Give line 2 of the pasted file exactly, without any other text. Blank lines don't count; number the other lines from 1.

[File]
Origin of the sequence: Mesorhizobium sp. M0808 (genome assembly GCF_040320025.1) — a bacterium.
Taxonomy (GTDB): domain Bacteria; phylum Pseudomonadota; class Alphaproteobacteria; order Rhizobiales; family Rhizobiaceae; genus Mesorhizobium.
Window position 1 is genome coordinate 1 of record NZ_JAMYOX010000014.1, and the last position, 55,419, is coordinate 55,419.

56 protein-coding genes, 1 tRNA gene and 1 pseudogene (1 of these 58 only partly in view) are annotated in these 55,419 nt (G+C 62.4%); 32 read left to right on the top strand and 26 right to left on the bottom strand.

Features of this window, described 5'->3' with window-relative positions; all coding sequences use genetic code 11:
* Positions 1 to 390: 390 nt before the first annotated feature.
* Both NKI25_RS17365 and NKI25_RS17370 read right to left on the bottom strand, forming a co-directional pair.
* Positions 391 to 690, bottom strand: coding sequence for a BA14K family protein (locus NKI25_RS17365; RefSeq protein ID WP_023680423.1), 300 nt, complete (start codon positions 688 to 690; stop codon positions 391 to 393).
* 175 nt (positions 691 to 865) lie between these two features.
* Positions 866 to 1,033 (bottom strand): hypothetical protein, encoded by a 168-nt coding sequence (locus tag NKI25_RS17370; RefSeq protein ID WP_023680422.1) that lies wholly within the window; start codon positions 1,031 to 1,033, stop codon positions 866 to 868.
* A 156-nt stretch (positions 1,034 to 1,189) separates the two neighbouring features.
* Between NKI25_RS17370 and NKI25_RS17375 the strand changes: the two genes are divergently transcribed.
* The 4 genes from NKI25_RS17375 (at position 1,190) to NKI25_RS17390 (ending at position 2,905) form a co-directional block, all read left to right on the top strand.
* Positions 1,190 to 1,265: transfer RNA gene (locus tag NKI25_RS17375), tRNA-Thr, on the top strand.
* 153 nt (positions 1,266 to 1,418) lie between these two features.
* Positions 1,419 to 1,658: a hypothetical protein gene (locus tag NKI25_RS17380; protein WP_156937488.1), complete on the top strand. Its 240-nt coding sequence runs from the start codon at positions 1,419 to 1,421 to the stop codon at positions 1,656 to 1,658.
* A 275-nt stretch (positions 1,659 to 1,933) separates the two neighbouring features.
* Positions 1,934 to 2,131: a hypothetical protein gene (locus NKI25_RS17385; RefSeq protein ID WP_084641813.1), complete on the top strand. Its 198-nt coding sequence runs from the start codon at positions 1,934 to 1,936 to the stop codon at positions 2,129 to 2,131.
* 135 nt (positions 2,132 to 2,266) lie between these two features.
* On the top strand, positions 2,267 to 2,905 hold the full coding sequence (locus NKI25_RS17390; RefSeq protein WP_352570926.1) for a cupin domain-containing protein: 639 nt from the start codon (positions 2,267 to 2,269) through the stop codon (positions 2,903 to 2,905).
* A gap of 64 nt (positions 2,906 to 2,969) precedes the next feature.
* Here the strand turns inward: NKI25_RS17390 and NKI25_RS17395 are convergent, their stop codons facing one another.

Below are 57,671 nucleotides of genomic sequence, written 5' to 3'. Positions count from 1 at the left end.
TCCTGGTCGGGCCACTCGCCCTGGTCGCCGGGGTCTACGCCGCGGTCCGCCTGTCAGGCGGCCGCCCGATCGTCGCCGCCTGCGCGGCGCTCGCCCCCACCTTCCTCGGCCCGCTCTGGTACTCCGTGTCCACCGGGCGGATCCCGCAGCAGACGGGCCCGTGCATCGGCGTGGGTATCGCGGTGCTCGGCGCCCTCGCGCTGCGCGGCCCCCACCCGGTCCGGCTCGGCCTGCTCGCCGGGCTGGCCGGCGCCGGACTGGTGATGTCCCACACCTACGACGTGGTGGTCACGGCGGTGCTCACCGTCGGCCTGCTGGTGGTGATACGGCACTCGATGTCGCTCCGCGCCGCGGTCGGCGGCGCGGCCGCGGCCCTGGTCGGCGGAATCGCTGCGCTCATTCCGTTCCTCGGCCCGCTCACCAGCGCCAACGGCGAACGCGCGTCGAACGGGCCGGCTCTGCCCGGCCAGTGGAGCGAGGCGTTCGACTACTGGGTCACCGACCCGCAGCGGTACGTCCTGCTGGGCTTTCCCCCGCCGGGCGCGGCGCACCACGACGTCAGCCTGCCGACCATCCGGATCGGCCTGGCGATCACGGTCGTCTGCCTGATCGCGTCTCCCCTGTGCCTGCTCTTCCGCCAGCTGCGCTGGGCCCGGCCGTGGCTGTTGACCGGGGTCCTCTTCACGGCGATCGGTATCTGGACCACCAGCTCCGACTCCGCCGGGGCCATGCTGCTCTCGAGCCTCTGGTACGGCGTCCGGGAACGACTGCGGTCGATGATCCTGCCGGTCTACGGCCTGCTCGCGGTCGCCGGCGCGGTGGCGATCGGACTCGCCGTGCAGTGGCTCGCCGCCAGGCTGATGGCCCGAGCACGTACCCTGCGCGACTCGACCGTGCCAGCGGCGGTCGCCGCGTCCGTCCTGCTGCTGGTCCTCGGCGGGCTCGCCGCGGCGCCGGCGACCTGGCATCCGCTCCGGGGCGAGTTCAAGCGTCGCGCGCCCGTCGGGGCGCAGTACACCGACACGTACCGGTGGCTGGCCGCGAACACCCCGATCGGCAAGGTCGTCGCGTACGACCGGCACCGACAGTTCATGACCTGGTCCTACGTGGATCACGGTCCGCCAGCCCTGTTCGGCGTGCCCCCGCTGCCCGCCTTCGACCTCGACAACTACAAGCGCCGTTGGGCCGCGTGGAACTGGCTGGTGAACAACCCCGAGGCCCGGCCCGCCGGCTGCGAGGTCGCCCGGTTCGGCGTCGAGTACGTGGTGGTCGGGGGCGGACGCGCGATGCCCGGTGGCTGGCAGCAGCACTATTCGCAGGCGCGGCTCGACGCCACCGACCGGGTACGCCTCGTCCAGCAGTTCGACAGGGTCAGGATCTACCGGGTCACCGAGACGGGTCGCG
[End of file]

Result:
Taxonomy (GTDB): domain Bacteria; phylum Pseudomonadota; class Alphaproteobacteria; order Rhizobiales; family Rhizobiaceae; genus Mesorhizobium.